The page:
I’m that someone else. As much as I might have liked to be the best athlete on the teams I played in the reality is I never was. The part I could control was how hard I worked and I’ve simply outworked everyone else I’ve ever been around, and that has given me a huge number of opportunities and in the process increased the surface area for lucky.
In finding an opportunity in the environment sector your willingness and ability to work hard will be tested in so many ways. I’m writing this piece in the back of a vehicle travelling back from a week on the road with the team, visiting potential acquisitions, spending time at our own sites and helping in a series of interviews for new roles in the team. The hardest workers stood out.
These people were prepared, they researched Oxygen Conservation hard, they were relentless in their planning, they were incredibly passionate about what they wanted and could articulate effectively and enthusiastically. They had ideas about how they would contribute to the team, help us progress to the next level, and they knew and understood the realities of what that would take. They had discussed the compromises, and sacrifices they would get to make and discussed this with their partners and families.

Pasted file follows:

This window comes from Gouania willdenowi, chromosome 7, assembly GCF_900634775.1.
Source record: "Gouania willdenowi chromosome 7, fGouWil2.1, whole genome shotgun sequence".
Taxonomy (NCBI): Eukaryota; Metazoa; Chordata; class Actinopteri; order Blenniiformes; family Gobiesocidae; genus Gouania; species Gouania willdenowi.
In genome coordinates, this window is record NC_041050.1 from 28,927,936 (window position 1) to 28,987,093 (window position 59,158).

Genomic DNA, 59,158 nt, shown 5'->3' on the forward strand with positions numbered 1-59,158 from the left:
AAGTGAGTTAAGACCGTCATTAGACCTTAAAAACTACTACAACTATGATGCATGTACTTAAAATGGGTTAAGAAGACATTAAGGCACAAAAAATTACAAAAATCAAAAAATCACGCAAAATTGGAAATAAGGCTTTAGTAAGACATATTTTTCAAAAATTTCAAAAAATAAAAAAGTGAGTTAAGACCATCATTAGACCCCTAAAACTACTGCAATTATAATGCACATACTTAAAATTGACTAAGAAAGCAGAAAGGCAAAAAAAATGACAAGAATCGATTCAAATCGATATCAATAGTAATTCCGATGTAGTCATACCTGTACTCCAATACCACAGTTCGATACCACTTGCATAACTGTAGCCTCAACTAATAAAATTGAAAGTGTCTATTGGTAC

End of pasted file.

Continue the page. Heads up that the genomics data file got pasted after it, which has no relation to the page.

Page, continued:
They were relentless in their preparation.
This commitment to hard work must continue once you get an opportunity too. Unless you’re in a very unusual situation, you’ll have to do many of the low value, routine tasks a long way away from the fun and excitement you might imagine. Through this period remember you’re learning how to succeed in this context and environment. Every one of the team at Oxygen Conservation started at the bottom of their respective industries, took the bins out and continues to do so today, and by outworking everyone else in the room they’ve risen to the top of their respective specialisms and fields (literally and figuratively).
Here are the minimum requirements you need. A LinkedIn profile, a well prepared and visually attractive CV. Five interesting stories or experiences and the ability to talk about them confidently and inspiringly – these are about you and you are the world’s leading expert on you; and answers to the questions what do you want and why you? Oh and a willingness to jump at an opportunity – include something you don’t yet know how to do.